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Business News of Thursday, 26 January 2023


Cash withdrawal limit vs banks neutral cash hubs

Central Bank of Nigeria (CBN) Central Bank of Nigeria (CBN)

The Central Bank of Nigeria (CBN), in collaboration with the Bankers’ Committee, has introduced cash collection centres called Bank Neutral cash hubs.

This is to enable it to reduce cost and improve operational efficiency in the country’s cash management value chain.

The policy implementation comes at time the CBN reviewed the weekly cash withdrawal limit to N500,000 and N5 million for individual and corporates.

The policy shift was announced last Wednesday by CBN Director, Banking Supervision Department, Haruna Mustafa.

This represents 400 per cent increase, from N100,000 and N1 million withdrawal limit for individuals and corporates set by the apex bank in its December 6 circular.

In a letter to Deposit Money Banks (DMBS) and Other Financial Institutions-Payment Service Banks (PSBs). Primary Mortgage Banks (PMBs), Microfinance Banks (MFBs), Mobile Money Operators (MMOs) and Agents, he reviewed the feedback from stakeholders.

He said: “The maximum weekly limit for cash withdrawal across all channels by individuals and corporate organisations shall be N500,000 and N5 million. In compelling circumstances where cash withdrawal above the limits is required for legitimate purposes, such requests shall be subject to a processing fee of three per cent and five per cent for individuals and corporate organisations.”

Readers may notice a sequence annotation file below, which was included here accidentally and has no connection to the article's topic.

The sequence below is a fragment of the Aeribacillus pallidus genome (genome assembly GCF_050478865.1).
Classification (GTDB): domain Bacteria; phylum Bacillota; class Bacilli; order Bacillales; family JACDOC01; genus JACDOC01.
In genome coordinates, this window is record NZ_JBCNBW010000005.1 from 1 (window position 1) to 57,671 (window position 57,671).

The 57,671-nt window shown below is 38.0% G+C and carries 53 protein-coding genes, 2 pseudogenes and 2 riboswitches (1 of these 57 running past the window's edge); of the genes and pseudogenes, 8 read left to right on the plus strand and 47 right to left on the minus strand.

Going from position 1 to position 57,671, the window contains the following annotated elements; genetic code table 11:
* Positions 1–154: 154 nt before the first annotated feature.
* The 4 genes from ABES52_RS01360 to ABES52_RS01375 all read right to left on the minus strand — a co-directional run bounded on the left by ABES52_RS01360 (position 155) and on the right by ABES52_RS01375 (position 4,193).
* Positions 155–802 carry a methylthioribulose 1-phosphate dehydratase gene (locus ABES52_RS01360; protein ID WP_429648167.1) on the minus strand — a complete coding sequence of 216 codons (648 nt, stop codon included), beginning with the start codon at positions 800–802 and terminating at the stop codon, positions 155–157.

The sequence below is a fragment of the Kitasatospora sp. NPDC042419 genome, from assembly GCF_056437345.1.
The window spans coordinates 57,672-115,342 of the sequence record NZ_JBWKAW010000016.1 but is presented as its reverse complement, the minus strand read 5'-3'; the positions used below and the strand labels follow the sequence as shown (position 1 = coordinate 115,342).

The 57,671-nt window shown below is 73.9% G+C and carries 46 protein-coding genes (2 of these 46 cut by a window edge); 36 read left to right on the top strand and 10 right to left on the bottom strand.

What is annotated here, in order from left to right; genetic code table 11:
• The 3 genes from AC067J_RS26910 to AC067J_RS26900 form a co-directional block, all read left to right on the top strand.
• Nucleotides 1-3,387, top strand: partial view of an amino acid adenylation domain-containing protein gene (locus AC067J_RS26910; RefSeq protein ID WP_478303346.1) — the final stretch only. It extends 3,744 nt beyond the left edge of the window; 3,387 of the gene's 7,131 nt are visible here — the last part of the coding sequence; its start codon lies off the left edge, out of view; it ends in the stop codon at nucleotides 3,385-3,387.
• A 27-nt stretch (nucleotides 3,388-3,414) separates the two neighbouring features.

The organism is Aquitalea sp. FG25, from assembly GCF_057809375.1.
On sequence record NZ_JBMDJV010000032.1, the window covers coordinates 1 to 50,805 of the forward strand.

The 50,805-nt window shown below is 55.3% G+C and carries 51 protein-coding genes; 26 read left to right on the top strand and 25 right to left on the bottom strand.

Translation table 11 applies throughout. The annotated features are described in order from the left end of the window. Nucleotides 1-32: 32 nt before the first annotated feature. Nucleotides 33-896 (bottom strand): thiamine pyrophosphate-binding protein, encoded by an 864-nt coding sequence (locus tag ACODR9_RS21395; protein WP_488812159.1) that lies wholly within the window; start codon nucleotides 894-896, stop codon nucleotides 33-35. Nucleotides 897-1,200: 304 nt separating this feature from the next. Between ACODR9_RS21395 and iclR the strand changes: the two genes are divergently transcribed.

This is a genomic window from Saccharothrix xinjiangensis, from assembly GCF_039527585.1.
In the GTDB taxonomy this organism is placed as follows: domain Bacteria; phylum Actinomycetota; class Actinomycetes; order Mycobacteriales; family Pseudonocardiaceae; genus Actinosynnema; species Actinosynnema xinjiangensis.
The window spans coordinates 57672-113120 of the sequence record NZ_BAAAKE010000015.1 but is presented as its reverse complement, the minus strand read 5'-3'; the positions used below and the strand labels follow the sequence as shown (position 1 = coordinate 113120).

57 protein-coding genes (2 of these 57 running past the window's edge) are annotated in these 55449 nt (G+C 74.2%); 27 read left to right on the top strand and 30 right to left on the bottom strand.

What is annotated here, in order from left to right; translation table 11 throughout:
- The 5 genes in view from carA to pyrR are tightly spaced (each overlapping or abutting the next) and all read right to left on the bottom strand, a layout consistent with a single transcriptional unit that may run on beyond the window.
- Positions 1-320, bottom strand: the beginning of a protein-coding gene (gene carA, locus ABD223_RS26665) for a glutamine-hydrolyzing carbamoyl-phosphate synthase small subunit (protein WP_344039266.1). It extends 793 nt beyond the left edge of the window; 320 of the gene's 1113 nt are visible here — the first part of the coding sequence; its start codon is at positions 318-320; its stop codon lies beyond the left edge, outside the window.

Also, the inauguration of Banks Neutral Cash Hubs is meant to reduce costs and improve the efficiency in cash management value chain.

The cash collection centres, codenamed Bank Neutral Cash Hubs (BNCH), is expected to run on the technology deployed by the entities.

How this technology will work is stated in the guidelines for the BNCH released by the apex bank.

The regulator said the technology implemented by the BNCH must comply with the industry standards.

The BNCH, it said, will ensure that transaction information is transmitted. The technology deployed comprises a set of infrastructure modules that work with the platform provided by the Nigeria Interbank Settlement System (NIBSS) and that customers get value for transactions.

The CBN also directed that BNCH‘s payment instructions are executed, and immediate reversal effected. Where there is a communication failure during a transaction, receipts or durable acknowledgements transactions must be generated.

Also, audit trail is maintained and made available on request while settlement information details are preserved for five years, and are made available via the Cash Activity Reporting Portal (CARP). (

The BNCHs are also required to put in place systems that address availability of services, data confidentiality and integrity, encryption of e-transactions.

Also to be addressed are customer accountability and non-repudiation of transactions, error messaging and exception handling, and the need to secure integration to the Cash Activity Reporting Portal (CARP).